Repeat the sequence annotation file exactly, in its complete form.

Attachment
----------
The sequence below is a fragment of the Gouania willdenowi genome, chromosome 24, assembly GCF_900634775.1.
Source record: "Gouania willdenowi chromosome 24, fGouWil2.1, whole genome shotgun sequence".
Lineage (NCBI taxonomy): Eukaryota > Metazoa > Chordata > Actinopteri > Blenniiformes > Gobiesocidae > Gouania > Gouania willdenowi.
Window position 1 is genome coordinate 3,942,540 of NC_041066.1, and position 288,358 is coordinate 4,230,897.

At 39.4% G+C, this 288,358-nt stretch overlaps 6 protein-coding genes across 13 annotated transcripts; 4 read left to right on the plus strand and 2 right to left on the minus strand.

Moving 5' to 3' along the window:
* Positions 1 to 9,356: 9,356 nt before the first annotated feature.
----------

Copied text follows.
The sequence below is a fragment of the Gouania willdenowi genome, chromosome 24, assembly GCF_900634775.1.
Source record: "Gouania willdenowi chromosome 24, fGouWil2.1, whole genome shotgun sequence".
Lineage (NCBI taxonomy): Eukaryota > Metazoa > Chordata > Actinopteri > Blenniiformes > Gobiesocidae > Gouania > Gouania willdenowi.
Window position 1 is genome coordinate 3,942,540 of NC_041066.1, and position 288,358 is coordinate 4,230,897.

At 39.4% G+C, this 288,358-nt stretch overlaps 6 protein-coding genes across 13 annotated transcripts; 4 read left to right on the plus strand and 2 right to left on the minus strand.

Moving 5' to 3' along the window:
* Positions 1 to 9,356: 9,356 nt before the first annotated feature.